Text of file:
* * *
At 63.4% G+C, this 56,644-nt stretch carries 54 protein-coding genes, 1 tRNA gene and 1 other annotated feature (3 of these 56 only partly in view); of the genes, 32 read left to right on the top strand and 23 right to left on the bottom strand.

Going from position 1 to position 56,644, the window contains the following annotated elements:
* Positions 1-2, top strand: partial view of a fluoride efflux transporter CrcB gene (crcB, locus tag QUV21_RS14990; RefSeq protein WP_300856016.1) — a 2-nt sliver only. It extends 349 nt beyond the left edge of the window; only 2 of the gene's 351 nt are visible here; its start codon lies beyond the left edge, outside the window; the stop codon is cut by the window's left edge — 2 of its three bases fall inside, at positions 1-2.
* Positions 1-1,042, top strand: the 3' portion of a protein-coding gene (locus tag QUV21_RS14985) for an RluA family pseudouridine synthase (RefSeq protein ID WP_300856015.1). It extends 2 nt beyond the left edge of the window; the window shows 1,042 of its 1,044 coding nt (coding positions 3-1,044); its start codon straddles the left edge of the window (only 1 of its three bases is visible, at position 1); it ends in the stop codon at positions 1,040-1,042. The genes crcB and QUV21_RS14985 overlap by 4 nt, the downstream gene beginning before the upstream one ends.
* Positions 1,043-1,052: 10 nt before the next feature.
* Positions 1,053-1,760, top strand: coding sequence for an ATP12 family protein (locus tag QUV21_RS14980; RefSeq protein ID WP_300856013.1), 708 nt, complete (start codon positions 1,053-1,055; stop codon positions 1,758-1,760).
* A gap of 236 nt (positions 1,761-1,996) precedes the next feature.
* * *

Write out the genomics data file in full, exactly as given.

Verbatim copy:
At 63.4% G+C, this 56,644-nt stretch carries 54 protein-coding genes, 1 tRNA gene and 1 other annotated feature (3 of these 56 only partly in view); of the genes, 32 read left to right on the top strand and 23 right to left on the bottom strand.

Going from position 1 to position 56,644, the window contains the following annotated elements:
* Positions 1-2, top strand: partial view of a fluoride efflux transporter CrcB gene (crcB, locus tag QUV21_RS14990; RefSeq protein WP_300856016.1) — a 2-nt sliver only. It extends 349 nt beyond the left edge of the window; only 2 of the gene's 351 nt are visible here; its start codon lies beyond the left edge, outside the window; the stop codon is cut by the window's left edge — 2 of its three bases fall inside, at positions 1-2.
* Positions 1-1,042, top strand: the 3' portion of a protein-coding gene (locus tag QUV21_RS14985) for an RluA family pseudouridine synthase (RefSeq protein ID WP_300856015.1). It extends 2 nt beyond the left edge of the window; the window shows 1,042 of its 1,044 coding nt (coding positions 3-1,044); its start codon straddles the left edge of the window (only 1 of its three bases is visible, at position 1); it ends in the stop codon at positions 1,040-1,042. The genes crcB and QUV21_RS14985 overlap by 4 nt, the downstream gene beginning before the upstream one ends.
* Positions 1,043-1,052: 10 nt before the next feature.
* Positions 1,053-1,760, top strand: coding sequence for an ATP12 family protein (locus tag QUV21_RS14980; RefSeq protein ID WP_300856013.1), 708 nt, complete (start codon positions 1,053-1,055; stop codon positions 1,758-1,760).
* A gap of 236 nt (positions 1,761-1,996) precedes the next feature.